This document presents the educator with a guide to child abuse. A section defining child abuse examines the issues of physical abuse, physical neglect, sexual abuse, and emotional maltreatment. Areas discussed for these types of abuse include abuse indicators, location of injury, history, behavioral indicators, and types of injury. Incestuous and…

  1. [Research Progress on Forensic Entomotoxicology].

    PubMed

    Liu, Zhi-jiang; Zhai, Xian-dun; Guan, Ling; Mo, Yao-nan

    2015-06-01

    Forensic entomotoxicology is a branch of forensic medicine, which applies entomology, toxicology and other related studies to solve the poisoning cases. It has an obvious advantage in the investigation on poisoning death. Based on the expounding definition and research of entomotoxicology, this paper reviews research progress and application value in some aspects of forensic medicine, such as the effects of drugs/toxins on the growth and development of sarcosaphagous insects and the qualitative and quantitative analysis of the drugs/toxins in the poisoned body tissue.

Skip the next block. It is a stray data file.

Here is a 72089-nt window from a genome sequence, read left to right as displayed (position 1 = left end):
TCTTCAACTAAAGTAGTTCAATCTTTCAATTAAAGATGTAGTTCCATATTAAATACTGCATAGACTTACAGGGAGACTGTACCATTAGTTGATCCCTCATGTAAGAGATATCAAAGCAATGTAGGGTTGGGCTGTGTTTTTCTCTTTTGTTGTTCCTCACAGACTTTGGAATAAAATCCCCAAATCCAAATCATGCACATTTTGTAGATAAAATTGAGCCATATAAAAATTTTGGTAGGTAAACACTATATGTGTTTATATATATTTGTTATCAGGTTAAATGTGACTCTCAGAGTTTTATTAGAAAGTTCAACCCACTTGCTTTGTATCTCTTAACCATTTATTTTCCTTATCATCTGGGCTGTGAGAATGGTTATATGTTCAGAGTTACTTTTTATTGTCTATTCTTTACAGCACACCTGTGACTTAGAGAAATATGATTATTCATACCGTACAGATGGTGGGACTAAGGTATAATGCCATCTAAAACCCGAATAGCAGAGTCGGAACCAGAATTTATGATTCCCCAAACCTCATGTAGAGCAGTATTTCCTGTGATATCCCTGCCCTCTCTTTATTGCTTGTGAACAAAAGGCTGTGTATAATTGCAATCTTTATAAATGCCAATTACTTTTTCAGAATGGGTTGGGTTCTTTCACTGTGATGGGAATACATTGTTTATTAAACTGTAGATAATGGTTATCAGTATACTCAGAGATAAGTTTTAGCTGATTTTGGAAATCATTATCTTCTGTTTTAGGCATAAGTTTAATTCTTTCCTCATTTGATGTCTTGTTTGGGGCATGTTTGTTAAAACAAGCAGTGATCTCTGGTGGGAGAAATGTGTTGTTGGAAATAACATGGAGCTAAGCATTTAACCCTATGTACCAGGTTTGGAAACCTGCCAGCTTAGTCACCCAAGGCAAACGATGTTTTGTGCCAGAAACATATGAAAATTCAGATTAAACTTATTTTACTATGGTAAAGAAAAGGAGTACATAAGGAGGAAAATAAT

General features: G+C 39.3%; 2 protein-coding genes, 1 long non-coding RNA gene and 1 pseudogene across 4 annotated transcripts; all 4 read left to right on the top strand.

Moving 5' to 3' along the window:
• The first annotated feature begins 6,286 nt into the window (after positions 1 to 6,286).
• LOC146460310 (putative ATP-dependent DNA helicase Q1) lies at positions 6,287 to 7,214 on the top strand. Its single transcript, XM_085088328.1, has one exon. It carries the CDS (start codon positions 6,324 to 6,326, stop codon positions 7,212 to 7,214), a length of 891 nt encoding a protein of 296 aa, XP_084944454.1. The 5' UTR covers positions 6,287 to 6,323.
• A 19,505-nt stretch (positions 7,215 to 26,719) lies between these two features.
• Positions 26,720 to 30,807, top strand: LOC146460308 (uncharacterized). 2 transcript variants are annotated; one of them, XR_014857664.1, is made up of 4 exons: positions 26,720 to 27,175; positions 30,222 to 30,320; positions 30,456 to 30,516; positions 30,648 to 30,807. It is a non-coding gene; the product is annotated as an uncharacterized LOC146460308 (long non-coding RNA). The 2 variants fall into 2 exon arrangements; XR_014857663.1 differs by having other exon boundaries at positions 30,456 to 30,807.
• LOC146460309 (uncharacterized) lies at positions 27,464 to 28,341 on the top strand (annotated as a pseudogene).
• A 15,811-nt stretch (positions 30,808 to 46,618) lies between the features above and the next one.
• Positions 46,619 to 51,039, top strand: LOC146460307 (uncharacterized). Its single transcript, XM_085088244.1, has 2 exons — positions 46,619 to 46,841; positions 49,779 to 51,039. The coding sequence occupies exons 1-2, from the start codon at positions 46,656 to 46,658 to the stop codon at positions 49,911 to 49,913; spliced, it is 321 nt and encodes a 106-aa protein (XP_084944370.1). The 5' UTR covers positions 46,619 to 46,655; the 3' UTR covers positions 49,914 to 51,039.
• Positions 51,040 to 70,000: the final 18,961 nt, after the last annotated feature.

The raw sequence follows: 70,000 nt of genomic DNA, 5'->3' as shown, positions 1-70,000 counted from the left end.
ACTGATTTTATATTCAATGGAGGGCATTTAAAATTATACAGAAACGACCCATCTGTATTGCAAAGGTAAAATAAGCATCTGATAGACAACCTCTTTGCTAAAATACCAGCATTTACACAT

2. [Genetic investigations in forensic medicine].

    PubMed

    Lászik, András; Szakács, Orsolya; Sótonyi, Péter

    2002-05-26

    Scientific research of the last decade including the introduction of new molecular biological methods and mapping of the human genome allowed the development of a revolutionary new molecular biological approach in forensic medicine. The traditional serological methods study proteins, the new DNA analysis goes further down to study DNA structures to analyze unique individual features. The two main areas of DNA application in forensic medicine are inheritance studies and personal identification in criminal cases using biological traces. Using this new, reliable and reproducible method we can answer questions they were almost impossible in the past. This article reviews how molecular techniques used to detect genetic polymorphism in forensic medicine.

  3. Forensic Science Education and Educational Requirements for Forensic Scientists.

    ERIC Educational Resources Information Center

    Gaensslen, Robert E.

    2002-01-01

    Focuses on criminalistics, which can be understood to mean the activities and specialty areas characteristic of most municipal, county, or state forensic science laboratories in the United States. (DDR)

  4. Elder Abuse Awareness Project.

    ERIC Educational Resources Information Center

    Doyle, Kathleen; Morrow, Marilyn J.

    1985-01-01